Not only have international donors reacted too hastily, without sufficiently assessing the UN findings, but their decision to use aid as a bargaining chip with the Rwandan government is also highly problematic. Even if we agree that Rwanda's intervention in Congo exacerbates a volatile situation, decreasing aid to Rwanda will not solve the problem of endemic violence and deprivation in Congo. Furthermore, it risks damaging a still fragile social and economic situation in Rwanda.
One major problem with the UN report and the international reaction to it is the insistence that Rwanda is primarily responsible for current instability in eastern Congo. This view neglects the role played by Congolese President Joseph Kabila in generating the M23 mutiny. One key motivator for the rebellion was that Kabila reneged on deals with these same rebels in 2009, before they were integrated into the Congolese army, that they would not be scattered away from their homelands in North and South Kivu - which Kabila threatened to do earlier this year - and that they would be paid adequate salaries. Kabila's bad faith on these counts has undermined the 2009 peace agreement between Congo, Rwanda and a range of rebel groups, which improved the security situation in eastern Congo.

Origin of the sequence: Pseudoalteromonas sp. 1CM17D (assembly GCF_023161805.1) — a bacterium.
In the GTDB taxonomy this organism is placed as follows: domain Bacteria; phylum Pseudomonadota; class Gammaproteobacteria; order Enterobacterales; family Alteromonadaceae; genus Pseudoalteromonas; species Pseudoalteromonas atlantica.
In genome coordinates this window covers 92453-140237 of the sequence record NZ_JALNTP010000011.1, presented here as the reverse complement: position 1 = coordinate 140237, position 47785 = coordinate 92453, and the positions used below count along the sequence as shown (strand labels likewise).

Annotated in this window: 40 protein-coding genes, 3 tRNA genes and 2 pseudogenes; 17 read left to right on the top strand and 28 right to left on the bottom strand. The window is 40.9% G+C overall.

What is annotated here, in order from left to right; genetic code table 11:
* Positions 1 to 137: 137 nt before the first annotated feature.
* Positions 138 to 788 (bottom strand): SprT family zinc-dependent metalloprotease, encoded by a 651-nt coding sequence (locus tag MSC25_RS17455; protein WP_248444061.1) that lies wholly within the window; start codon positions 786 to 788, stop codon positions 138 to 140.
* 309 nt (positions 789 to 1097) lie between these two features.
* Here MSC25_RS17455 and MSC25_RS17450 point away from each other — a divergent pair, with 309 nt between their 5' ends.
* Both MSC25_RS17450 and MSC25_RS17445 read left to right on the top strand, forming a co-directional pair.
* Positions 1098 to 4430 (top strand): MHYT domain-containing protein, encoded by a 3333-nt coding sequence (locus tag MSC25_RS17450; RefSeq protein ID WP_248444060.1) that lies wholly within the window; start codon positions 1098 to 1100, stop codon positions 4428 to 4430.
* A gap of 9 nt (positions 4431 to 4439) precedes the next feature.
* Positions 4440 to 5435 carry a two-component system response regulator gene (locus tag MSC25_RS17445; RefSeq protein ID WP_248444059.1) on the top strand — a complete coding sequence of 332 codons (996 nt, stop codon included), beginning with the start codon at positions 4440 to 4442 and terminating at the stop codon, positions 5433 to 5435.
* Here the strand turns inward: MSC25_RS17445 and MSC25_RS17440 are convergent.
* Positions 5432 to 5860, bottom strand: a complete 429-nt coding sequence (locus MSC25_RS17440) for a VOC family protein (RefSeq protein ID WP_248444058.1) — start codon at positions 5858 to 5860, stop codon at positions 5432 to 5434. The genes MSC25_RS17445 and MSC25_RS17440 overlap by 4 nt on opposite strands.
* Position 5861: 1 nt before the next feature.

More broadly, the singular focus on Rwanda ignores Kabila's failure to control his armed forces, which are responsible for as many attacks on Congolese civilians as the litany of rebel groups operating in the eastern provinces, as well as his tendency to use inflammatory ethnic rhetoric against supposed 'Rwandans' living in Congo, as seen during the 2006 and 2011 presidential campaigns. Simply removing Rwandan influence from eastern Congo will not address these fundamental causes of conflict and Kabila's role in fomenting tensions for his own political gain.
Finally, withdrawing aid from Rwanda could have dire consequences for a country still addressing the complex legacies of the 1994 genocide. Donor contributions represent around 48% of the Rwandan national budget, the vast majority of which is spent on education, health and poverty alleviation. Most observers agree that Rwanda has recorded extraordinary successes in these domains since the genocide because of its effective use of international aid and its low levels of corruption. These major socio-economic achievements have been the bedrock of the peace and stability that Rwanda has enjoyed over the last 18 years. The positive impact of aid in Rwanda poses a major dilemma for donors, who have few levers of influence over Kagame's government other than the delay or withdrawal of budgetary support. The danger, however, in using aid in this way is that ultimately it will be the Rwandan population that suffers from any reduction in social and economic services. Withholding aid will do little to address systemic problems in Congo and will undermine substantial gains in Rwanda. This risks causing major instability within Rwanda and the region as a whole.